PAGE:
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Proselytizing the Lonely

By Joseph R. Palmore

"WERE students here and are just walking around telling people about Christian activities on campus," said a jean jacket-clad man as he approached me one night last week. "Do you go to school at Harvard?"

When I said yes, the man in the jean jacket said he and his friend were students at the Kennedy School. "Our church is having a big rally Sunday. About 700 or 800 students are going to be there. We just wanted to..."

"What church are you with?"

"Oh, the Boston Church of Christ."

"Sorry, I'm busy Sunday," I said over my shoulder as I quickly walked away.

"Will you be going to church on Sunday?" one of the K-school students called after me.

"I don't know."

"Thank you for your time," he said sarcastically.

Five minutes later, as a friend and I walked down Prescott Street toward Memorial Hall, we passed the two, who were deep in conversation with another victim.

Originally, I was surprised that the Boston Church of Christ--infamous for its aggressive and manipulative brand of proselytizing--was still actively searching for converts on campus. Along with every other undergraduate at Harvard, I had received, in my bulging registration packet, a United Ministries pamphlet warning of the dangers of "destructive" religious groups. And my proctor made a special point of discussing the methods used by the Boston Church of Christ at one of those endless study breaks every freshman endures.

Administrators at Harvard and other area schools expressed their concern about aggressive proselytizing, and Boston University went so far as to ban members of the group from recruiting on the BU campus.

BUT here stood those two men telling me about a rally the Boston Church of Christ was holding Sunday. The church must be having success at Harvard, I thought, or they would have shifted their operations elsewhere.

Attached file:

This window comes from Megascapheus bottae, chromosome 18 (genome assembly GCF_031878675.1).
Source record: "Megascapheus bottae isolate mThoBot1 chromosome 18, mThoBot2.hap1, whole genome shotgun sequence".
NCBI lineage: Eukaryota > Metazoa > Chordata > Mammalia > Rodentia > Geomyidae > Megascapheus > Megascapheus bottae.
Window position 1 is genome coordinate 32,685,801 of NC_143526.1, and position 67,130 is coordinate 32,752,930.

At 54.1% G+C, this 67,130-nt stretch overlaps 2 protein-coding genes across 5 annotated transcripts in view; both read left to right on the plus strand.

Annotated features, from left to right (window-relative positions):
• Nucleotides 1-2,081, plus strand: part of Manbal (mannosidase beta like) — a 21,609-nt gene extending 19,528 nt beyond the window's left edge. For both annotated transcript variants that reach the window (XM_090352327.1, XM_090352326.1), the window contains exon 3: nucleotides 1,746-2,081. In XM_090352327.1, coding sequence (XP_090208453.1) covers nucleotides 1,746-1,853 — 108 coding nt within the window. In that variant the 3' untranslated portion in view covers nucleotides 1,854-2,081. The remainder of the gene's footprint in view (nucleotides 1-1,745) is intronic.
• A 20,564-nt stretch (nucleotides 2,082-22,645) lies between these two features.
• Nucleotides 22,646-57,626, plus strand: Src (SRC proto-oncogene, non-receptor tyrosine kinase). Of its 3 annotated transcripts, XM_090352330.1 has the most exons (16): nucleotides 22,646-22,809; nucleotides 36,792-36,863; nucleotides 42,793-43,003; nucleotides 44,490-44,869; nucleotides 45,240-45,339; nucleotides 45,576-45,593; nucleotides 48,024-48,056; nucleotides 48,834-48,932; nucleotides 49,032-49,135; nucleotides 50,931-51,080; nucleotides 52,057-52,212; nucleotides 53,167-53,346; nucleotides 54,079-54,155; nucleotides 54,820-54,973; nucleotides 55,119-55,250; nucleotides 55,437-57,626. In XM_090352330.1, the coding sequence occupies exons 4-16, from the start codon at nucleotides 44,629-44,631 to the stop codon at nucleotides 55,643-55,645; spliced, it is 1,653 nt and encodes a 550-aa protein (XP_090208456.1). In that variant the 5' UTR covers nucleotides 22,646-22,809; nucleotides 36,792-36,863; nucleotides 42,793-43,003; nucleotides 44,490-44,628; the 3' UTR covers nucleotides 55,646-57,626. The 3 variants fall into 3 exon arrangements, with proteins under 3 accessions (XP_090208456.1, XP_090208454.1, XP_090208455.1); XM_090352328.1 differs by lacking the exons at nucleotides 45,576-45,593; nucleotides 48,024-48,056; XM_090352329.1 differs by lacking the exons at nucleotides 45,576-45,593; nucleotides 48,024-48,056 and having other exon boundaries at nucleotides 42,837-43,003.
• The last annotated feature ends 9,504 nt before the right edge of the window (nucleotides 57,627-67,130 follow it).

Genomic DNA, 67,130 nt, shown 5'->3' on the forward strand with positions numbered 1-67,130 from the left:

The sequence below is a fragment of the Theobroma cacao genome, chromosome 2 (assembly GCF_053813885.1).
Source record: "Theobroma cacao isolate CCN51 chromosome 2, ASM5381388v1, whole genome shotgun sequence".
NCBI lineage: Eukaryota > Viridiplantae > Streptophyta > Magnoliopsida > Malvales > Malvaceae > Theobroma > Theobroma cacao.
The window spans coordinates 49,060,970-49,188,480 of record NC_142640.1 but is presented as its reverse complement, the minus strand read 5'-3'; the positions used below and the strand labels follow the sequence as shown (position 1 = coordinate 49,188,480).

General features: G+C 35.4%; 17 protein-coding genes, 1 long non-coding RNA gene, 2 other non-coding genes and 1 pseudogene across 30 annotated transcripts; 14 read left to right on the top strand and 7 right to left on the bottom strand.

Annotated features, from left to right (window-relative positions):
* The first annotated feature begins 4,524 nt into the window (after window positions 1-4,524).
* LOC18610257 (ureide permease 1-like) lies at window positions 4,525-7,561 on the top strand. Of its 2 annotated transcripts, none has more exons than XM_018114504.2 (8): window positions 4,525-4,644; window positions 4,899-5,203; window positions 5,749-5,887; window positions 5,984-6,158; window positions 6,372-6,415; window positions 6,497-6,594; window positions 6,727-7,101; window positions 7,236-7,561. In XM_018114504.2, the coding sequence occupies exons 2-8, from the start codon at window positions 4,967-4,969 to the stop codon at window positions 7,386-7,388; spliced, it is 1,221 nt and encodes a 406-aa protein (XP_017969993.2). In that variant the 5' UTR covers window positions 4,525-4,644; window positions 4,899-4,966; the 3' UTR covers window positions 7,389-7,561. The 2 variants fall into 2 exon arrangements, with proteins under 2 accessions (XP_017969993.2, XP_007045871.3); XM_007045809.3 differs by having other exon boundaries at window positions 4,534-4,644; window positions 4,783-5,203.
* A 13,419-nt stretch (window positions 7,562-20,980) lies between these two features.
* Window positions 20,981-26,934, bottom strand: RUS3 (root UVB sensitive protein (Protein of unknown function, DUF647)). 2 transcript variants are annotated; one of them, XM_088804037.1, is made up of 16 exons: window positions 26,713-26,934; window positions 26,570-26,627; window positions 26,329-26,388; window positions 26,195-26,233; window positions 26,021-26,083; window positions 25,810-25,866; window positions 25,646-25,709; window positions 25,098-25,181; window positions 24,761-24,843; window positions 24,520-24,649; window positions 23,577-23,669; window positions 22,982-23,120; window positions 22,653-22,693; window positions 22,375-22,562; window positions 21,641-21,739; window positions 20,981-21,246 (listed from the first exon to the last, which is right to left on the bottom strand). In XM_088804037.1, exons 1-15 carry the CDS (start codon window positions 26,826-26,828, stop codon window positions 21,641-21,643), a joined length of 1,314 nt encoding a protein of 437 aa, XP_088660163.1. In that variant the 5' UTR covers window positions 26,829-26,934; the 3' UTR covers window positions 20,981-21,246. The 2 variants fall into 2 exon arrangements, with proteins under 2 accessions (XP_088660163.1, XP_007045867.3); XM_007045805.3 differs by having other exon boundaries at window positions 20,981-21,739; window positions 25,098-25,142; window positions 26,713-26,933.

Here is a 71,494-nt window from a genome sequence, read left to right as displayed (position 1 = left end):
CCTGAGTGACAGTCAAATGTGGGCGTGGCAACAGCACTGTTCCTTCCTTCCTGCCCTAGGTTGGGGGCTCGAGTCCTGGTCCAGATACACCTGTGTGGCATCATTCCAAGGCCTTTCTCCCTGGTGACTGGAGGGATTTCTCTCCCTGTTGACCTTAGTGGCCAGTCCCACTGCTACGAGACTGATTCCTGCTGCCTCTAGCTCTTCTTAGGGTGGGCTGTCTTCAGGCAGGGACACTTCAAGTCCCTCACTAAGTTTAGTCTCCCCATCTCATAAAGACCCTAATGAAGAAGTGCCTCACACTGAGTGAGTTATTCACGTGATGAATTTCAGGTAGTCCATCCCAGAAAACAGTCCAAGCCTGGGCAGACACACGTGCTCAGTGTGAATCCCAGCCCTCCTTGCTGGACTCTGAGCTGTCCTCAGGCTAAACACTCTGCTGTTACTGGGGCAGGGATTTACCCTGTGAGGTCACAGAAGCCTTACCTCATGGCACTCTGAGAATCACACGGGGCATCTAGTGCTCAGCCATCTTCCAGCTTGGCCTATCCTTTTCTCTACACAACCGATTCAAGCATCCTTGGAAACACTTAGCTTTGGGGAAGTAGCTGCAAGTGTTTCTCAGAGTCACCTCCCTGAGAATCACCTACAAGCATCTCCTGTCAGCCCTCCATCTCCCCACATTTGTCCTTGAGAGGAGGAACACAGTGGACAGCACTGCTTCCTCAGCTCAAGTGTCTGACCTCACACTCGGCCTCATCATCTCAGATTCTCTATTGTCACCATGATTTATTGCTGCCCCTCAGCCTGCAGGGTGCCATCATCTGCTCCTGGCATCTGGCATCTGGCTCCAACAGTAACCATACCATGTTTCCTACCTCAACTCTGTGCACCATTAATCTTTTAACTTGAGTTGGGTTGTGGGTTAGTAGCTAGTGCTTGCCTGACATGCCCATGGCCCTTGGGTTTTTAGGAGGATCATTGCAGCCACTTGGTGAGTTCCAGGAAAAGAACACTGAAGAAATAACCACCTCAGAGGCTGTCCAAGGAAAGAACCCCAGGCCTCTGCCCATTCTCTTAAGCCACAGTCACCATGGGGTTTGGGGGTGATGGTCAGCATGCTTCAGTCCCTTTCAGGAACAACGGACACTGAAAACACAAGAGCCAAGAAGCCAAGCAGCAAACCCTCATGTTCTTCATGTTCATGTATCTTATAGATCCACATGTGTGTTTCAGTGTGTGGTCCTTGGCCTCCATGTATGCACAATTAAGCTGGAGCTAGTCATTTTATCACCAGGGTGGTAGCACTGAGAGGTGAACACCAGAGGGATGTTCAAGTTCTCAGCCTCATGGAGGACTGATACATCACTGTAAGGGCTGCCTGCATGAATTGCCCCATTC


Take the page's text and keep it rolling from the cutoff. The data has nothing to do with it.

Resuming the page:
Al Baird, an elder in the church, says the membership of the Harvard congregation, and those at all area schools, is growing. He attributes this increasing number of converts to "the excitement the individuals have about their faith in Jesus and their eagerness to share it."

"I think everyone has a need for God in their life--I don't think everyone knows it," Baird says.

Baird says the Church does not release the exact number of members in any one congregation, but in October the Harvard congregation had 30 members, one-half of whom had joined the flock within the last year.

The persistence and growth of the Boston Church of Christ should be an issue of concern and vigilance to every member of the Harvard community. The church has been known to harass potential converts with repeated calls and visits to student dorms--practices which violate an individual's right to privacy.

But the church's success reflects a more pressing concern for Harvard. The church offers converts friendship and comfort in exchange for unblinking devotion, but implicitly threatens to withdraw all support if one leaves the group. Being trapped in this kind of web can isolate converts and prevent them from leaving the church.

But it is too easy to pin the whole problem of destructive religious groups on the groups themselves. This is the same kind of faulty logic which says the entire drug problem can be blamed on Manuel Noriega and local narcotics thugs. The Boston Church of Christ, and other groups like it, meet a very tangible need among students--a desire for assurance and friendship on what can be a cold and friendless campus.

I don't know it Harvard, with its thousands of students and staff, will ever be able to adequately fulfill the need for community among students who fall prey to cult groups. But as long as that need goes unfullfilled through more conventional channels, Harvard will continue to be a fertile hunting ground for the Bible-toting suppliers of instant friendship and easy answers.

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